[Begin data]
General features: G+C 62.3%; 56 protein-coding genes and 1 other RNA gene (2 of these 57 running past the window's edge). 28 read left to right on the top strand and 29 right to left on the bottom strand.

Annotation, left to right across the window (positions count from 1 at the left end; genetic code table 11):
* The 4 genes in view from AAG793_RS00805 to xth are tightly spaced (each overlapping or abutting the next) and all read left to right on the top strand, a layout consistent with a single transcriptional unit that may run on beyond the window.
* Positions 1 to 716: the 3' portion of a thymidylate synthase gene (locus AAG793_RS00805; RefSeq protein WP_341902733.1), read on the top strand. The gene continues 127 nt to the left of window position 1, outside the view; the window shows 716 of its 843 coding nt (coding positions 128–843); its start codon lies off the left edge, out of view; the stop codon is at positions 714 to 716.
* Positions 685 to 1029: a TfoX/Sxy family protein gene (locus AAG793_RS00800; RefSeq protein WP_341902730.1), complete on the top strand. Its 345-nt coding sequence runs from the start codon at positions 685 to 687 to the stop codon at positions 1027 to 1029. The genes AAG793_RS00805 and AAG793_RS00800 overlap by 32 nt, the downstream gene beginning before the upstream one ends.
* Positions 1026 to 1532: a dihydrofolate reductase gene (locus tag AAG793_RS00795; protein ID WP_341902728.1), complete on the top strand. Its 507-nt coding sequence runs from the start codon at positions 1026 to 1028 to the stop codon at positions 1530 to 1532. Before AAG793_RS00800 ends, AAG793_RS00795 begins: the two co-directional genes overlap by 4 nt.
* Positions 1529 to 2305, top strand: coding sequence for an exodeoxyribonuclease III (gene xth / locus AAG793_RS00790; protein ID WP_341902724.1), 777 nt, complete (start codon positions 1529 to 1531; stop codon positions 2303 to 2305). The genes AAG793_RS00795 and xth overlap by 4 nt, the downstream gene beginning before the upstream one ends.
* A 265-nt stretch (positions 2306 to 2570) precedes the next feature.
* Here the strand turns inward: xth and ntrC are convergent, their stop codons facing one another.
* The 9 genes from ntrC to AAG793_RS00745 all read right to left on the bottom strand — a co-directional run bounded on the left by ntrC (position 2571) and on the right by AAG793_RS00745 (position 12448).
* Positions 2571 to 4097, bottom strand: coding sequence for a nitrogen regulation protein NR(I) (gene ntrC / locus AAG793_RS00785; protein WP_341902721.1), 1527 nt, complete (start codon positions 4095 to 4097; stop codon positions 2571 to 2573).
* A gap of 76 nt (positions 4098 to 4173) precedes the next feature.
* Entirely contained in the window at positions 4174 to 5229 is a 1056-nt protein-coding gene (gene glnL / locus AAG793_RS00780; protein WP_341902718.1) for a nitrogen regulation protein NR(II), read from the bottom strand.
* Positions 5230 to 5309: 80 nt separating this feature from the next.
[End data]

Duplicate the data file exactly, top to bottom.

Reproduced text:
General features: G+C 62.3%; 56 protein-coding genes and 1 other RNA gene (2 of these 57 running past the window's edge). 28 read left to right on the top strand and 29 right to left on the bottom strand.

Annotation, left to right across the window (positions count from 1 at the left end; genetic code table 11):
* The 4 genes in view from AAG793_RS00805 to xth are tightly spaced (each overlapping or abutting the next) and all read left to right on the top strand, a layout consistent with a single transcriptional unit that may run on beyond the window.
* Positions 1 to 716: the 3' portion of a thymidylate synthase gene (locus AAG793_RS00805; RefSeq protein WP_341902733.1), read on the top strand. The gene continues 127 nt to the left of window position 1, outside the view; the window shows 716 of its 843 coding nt (coding positions 128–843); its start codon lies off the left edge, out of view; the stop codon is at positions 714 to 716.
* Positions 685 to 1029: a TfoX/Sxy family protein gene (locus AAG793_RS00800; RefSeq protein WP_341902730.1), complete on the top strand. Its 345-nt coding sequence runs from the start codon at positions 685 to 687 to the stop codon at positions 1027 to 1029. The genes AAG793_RS00805 and AAG793_RS00800 overlap by 32 nt, the downstream gene beginning before the upstream one ends.
* Positions 1026 to 1532: a dihydrofolate reductase gene (locus tag AAG793_RS00795; protein ID WP_341902728.1), complete on the top strand. Its 507-nt coding sequence runs from the start codon at positions 1026 to 1028 to the stop codon at positions 1530 to 1532. Before AAG793_RS00800 ends, AAG793_RS00795 begins: the two co-directional genes overlap by 4 nt.
* Positions 1529 to 2305, top strand: coding sequence for an exodeoxyribonuclease III (gene xth / locus AAG793_RS00790; protein ID WP_341902724.1), 777 nt, complete (start codon positions 1529 to 1531; stop codon positions 2303 to 2305). The genes AAG793_RS00795 and xth overlap by 4 nt, the downstream gene beginning before the upstream one ends.
* A 265-nt stretch (positions 2306 to 2570) precedes the next feature.
* Here the strand turns inward: xth and ntrC are convergent, their stop codons facing one another.
* The 9 genes from ntrC to AAG793_RS00745 all read right to left on the bottom strand — a co-directional run bounded on the left by ntrC (position 2571) and on the right by AAG793_RS00745 (position 12448).
* Positions 2571 to 4097, bottom strand: coding sequence for a nitrogen regulation protein NR(I) (gene ntrC / locus AAG793_RS00785; protein WP_341902721.1), 1527 nt, complete (start codon positions 4095 to 4097; stop codon positions 2571 to 2573).
* A gap of 76 nt (positions 4098 to 4173) precedes the next feature.
* Entirely contained in the window at positions 4174 to 5229 is a 1056-nt protein-coding gene (gene glnL / locus AAG793_RS00780; protein WP_341902718.1) for a nitrogen regulation protein NR(II), read from the bottom strand.
* Positions 5230 to 5309: 80 nt separating this feature from the next.